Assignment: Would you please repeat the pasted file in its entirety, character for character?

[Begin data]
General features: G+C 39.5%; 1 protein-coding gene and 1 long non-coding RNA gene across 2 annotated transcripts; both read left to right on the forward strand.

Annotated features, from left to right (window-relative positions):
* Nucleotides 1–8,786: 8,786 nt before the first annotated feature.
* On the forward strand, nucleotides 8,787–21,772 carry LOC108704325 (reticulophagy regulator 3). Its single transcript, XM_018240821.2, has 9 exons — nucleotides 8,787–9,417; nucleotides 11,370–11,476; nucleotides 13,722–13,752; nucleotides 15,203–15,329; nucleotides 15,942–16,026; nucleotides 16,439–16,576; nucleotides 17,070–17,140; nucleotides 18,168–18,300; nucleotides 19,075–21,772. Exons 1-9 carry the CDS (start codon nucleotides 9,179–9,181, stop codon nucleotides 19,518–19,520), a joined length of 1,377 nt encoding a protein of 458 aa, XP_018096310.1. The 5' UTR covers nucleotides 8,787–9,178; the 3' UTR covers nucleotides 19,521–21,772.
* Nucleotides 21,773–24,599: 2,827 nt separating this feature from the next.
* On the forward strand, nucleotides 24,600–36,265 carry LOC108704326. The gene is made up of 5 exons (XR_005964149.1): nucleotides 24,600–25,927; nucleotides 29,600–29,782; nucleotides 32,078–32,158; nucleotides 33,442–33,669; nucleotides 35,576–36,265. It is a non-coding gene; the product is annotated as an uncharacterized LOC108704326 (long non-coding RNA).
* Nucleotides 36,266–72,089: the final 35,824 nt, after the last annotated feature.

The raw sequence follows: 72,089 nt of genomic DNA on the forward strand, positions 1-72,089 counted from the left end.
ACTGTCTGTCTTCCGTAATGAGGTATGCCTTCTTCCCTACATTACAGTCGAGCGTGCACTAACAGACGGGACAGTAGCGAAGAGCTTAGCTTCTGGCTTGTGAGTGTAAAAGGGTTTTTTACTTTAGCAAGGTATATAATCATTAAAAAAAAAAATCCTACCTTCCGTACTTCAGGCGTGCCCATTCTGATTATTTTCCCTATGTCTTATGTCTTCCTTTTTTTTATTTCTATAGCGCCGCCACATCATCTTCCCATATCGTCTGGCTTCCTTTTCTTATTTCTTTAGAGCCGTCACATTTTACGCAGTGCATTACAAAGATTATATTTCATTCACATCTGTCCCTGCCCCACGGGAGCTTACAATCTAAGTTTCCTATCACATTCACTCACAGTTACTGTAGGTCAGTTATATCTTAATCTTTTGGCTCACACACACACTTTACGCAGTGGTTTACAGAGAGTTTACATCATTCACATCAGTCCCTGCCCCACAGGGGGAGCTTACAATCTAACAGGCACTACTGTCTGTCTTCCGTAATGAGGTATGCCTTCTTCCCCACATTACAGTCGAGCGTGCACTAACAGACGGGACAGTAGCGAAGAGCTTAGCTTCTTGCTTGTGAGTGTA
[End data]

General features: G+C 39.5%; 1 protein-coding gene and 1 long non-coding RNA gene across 2 annotated transcripts; both read left to right on the forward strand.

Annotated features, from left to right (window-relative positions):
* Nucleotides 1–8,786: 8,786 nt before the first annotated feature.
* On the forward strand, nucleotides 8,787–21,772 carry LOC108704325 (reticulophagy regulator 3). Its single transcript, XM_018240821.2, has 9 exons — nucleotides 8,787–9,417; nucleotides 11,370–11,476; nucleotides 13,722–13,752; nucleotides 15,203–15,329; nucleotides 15,942–16,026; nucleotides 16,439–16,576; nucleotides 17,070–17,140; nucleotides 18,168–18,300; nucleotides 19,075–21,772. Exons 1-9 carry the CDS (start codon nucleotides 9,179–9,181, stop codon nucleotides 19,518–19,520), a joined length of 1,377 nt encoding a protein of 458 aa, XP_018096310.1. The 5' UTR covers nucleotides 8,787–9,178; the 3' UTR covers nucleotides 19,521–21,772.
* Nucleotides 21,773–24,599: 2,827 nt separating this feature from the next.
* On the forward strand, nucleotides 24,600–36,265 carry LOC108704326. The gene is made up of 5 exons (XR_005964149.1): nucleotides 24,600–25,927; nucleotides 29,600–29,782; nucleotides 32,078–32,158; nucleotides 33,442–33,669; nucleotides 35,576–36,265. It is a non-coding gene; the product is annotated as an uncharacterized LOC108704326 (long non-coding RNA).
* Nucleotides 36,266–72,089: the final 35,824 nt, after the last annotated feature.

The raw sequence follows: 72,089 nt of genomic DNA on the forward strand, positions 1-72,089 counted from the left end.
ACTGTCTGTCTTCCGTAATGAGGTATGCCTTCTTCCCTACATTACAGTCGAGCGTGCACTAACAGACGGGACAGTAGCGAAGAGCTTAGCTTCTGGCTTGTGAGTGTAAAAGGGTTTTTTACTTTAGCAAGGTATATAATCATTAAAAAAAAAAATCCTACCTTCCGTACTTCAGGCGTGCCCATTCTGATTATTTTCCCTATGTCTTATGTCTTCCTTTTTTTTATTTCTATAGCGCCGCCACATCATCTTCCCATATCGTCTGGCTTCCTTTTCTTATTTCTTTAGAGCCGTCACATTTTACGCAGTGCATTACAAAGATTATATTTCATTCACATCTGTCCCTGCCCCACGGGAGCTTACAATCTAAGTTTCCTATCACATTCACTCACAGTTACTGTAGGTCAGTTATATCTTAATCTTTTGGCTCACACACACACTTTACGCAGTGGTTTACAGAGAGTTTACATCATTCACATCAGTCCCTGCCCCACAGGGGGAGCTTACAATCTAACAGGCACTACTGTCTGTCTTCCGTAATGAGGTATGCCTTCTTCCCCACATTACAGTCGAGCGTGCACTAACAGACGGGACAGTAGCGAAGAGCTTAGCTTCTTGCTTGTGAGTGTA